FDM 30260 Product Development in the Fashion Industry Researching, planning, developing and presenting a fashion product line for a identified target market with regard to prices, styling and timing.
GEOG 10160 Introduction to Geography Emphasizes processes that generate diverse global human and environmental patterns. Interaction of geographical elements as expressed in spatial organization of cities, land use and cultural and political regions.
GEOG 22061 Human Geography Examination of spatial patterns of human behavior, with a focus on population & migration, economic differences, cultural elements, and health/environmental factors.
GEOL 21080 All About the Oceans Explores the many fascinating (and some still little known) features and processes of the Earth's Oceans including mid-ocean ridges, hydrothermal vents, tsunamis, tides, rogue waves, marine life, and the role of the Ocean in climate change.
GEOL 40095 Environmental Soil Science Explores the fundamental properties of soils and the integrated processes involved in rock weathering, soil formation, and the environmental transport of nutrients and contaminants.
JMC 40095 ST: Environmental Media Selected topics of special interest not covered in depth in existing courses; offered as resources permit.
MIS 24163 Principles of Management  Introductory course in management and organizational design. The leading contributions in the area are reviewed and practical implications are developed. The course covers the principles that most management professors have come to expect in an introductory course: planning, organizing, leading, and controlling. In addition, the students need to be aware of critical issues managers must be aware of to succeed: diversity, globalization, ethics, technology, among them. The course serves as an introduction to many upper level business courses.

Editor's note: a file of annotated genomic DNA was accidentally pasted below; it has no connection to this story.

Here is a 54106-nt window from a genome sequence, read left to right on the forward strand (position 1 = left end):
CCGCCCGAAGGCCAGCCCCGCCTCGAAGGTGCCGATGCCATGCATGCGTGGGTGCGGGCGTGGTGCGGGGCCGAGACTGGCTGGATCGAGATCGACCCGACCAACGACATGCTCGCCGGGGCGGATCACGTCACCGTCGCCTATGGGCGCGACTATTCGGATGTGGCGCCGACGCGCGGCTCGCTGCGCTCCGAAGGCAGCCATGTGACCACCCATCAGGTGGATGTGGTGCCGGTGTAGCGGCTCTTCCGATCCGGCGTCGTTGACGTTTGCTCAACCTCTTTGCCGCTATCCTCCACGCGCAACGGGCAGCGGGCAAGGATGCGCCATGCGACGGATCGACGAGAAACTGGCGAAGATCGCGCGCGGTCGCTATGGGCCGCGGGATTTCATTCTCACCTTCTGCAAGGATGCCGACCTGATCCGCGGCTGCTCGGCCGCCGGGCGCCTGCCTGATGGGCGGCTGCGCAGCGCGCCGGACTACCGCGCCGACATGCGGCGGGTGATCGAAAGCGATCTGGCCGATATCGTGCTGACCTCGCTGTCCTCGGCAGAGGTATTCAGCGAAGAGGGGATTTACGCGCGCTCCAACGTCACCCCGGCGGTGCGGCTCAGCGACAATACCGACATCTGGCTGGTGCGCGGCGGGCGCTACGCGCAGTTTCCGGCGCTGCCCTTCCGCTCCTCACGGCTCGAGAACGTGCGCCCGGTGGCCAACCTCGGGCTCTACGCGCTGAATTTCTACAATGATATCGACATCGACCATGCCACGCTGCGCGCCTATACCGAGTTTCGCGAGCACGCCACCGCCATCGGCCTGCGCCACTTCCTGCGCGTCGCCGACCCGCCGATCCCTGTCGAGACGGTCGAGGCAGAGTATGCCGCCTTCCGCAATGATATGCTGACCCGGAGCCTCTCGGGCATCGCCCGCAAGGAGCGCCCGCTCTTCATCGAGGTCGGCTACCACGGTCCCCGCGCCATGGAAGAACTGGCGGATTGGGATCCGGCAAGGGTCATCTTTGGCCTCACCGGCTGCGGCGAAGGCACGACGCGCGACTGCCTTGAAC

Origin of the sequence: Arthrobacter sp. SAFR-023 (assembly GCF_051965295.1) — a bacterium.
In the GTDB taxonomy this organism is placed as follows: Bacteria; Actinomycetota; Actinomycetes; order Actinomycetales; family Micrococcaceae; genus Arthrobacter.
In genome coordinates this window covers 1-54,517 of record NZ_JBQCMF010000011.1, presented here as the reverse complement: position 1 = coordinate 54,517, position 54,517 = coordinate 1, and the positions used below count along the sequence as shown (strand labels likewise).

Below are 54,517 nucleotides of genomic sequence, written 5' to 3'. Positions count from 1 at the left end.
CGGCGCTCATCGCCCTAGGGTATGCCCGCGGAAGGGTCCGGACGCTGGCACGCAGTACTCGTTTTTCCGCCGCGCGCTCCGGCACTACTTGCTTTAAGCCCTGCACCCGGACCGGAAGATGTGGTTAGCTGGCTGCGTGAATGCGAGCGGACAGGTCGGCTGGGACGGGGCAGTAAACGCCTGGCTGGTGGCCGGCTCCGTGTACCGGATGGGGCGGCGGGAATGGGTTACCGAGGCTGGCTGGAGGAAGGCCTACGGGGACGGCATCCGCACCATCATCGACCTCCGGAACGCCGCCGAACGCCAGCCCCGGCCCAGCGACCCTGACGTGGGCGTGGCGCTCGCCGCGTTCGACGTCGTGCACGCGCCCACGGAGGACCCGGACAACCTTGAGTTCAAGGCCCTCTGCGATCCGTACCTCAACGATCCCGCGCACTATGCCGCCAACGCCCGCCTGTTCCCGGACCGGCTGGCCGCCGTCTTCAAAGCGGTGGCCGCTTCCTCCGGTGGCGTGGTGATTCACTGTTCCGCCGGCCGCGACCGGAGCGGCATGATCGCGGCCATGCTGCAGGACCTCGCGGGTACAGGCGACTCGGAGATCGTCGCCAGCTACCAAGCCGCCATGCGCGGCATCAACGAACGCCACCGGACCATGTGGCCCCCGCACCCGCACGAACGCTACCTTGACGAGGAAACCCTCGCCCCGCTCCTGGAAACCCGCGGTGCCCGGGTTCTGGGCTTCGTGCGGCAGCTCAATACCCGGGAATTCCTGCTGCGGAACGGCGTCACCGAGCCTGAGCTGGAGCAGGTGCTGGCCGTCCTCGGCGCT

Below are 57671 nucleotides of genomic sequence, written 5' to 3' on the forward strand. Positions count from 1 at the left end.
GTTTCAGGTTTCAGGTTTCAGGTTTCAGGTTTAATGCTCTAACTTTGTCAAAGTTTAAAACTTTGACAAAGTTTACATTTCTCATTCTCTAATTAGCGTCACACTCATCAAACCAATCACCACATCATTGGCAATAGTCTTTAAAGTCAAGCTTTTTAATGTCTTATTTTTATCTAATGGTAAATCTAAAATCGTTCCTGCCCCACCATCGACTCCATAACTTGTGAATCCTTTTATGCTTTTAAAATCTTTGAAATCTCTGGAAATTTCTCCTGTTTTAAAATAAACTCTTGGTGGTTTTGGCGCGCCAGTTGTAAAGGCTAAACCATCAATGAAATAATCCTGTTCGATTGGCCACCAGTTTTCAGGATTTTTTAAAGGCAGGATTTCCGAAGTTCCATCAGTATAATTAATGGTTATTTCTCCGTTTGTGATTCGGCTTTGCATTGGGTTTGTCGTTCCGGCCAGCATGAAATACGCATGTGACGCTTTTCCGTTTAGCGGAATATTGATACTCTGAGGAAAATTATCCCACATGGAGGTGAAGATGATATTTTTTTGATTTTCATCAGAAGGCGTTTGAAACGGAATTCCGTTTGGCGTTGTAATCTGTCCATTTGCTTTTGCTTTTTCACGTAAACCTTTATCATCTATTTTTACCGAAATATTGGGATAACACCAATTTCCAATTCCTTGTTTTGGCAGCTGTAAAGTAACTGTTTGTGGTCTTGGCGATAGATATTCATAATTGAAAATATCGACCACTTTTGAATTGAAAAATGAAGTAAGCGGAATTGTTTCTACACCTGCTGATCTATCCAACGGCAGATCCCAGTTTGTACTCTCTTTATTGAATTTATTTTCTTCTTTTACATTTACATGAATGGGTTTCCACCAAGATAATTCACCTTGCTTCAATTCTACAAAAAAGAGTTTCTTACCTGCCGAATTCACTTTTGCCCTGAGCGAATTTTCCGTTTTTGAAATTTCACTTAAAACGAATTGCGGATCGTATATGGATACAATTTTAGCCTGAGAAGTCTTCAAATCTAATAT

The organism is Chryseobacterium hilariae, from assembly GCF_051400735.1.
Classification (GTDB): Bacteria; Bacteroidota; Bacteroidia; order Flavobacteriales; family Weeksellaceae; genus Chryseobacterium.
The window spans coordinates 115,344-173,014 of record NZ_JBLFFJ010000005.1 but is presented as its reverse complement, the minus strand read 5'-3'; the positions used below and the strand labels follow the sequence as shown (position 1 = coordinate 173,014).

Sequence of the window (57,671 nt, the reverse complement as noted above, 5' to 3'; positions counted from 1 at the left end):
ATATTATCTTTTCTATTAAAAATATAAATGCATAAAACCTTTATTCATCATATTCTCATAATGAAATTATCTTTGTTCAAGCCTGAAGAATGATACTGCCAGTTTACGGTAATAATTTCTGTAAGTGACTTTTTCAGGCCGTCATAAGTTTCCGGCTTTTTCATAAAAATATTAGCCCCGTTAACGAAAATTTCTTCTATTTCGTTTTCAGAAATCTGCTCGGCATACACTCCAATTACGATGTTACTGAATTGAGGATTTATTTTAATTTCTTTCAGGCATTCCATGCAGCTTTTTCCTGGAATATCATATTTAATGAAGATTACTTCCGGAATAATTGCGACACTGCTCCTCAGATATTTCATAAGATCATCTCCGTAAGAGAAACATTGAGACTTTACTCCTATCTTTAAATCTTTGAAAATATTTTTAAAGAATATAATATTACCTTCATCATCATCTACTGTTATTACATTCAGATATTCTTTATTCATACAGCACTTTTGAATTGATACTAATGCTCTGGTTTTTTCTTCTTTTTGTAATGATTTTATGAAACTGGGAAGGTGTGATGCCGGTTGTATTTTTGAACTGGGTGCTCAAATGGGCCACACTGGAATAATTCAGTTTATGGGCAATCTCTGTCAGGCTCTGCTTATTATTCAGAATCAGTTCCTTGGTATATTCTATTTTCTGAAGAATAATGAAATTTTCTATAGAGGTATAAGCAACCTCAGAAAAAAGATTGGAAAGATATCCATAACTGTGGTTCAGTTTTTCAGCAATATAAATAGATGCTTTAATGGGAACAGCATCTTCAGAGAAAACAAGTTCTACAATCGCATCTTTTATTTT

MIS 44062 Supply Chain Management Students learn the basic analytical tools needed to coordinate business operations across the value chain. Course involves hands-on coverage of supply chain management with emphasis on supplier partnering and development, customer relations management, strategic sourcing and pricing, e-business, measuring supply chain performance, mass customization, planning supply and demand coordination in the supply chain.
PH 30006 Introduction to Environmental Health and Safety Introduction: the environment at risk; environmental epidemiology, environmental toxicology, environmental policy and regulation, watershed management, safe drinking water, wastewater management, vector-born and zoonotic disease, air quality, solid and hazardous waste, food protection, radiation safety and injury prevention, occupational health and safety, total worker health, the built environment
PH 30101 Solid and Hazardous Waste Management Solid and hazardous waste programs and practices are explored. Pollution prevention, safety, sanitation practices, sustainability concepts, management, and regulations pertinent to solid and hazardous waste such as RCRA, are discussed and studied. Consumption, garbage handling, landfill design and disposal, sustainability concepts, reuse, recycling, composting and other waste strategies are presented. Hazardous waste and materials issues in the environment are introduced; such as HW disposal, TSD Facilities, underground storage tanks, “Superfund”, brown fields and related issues.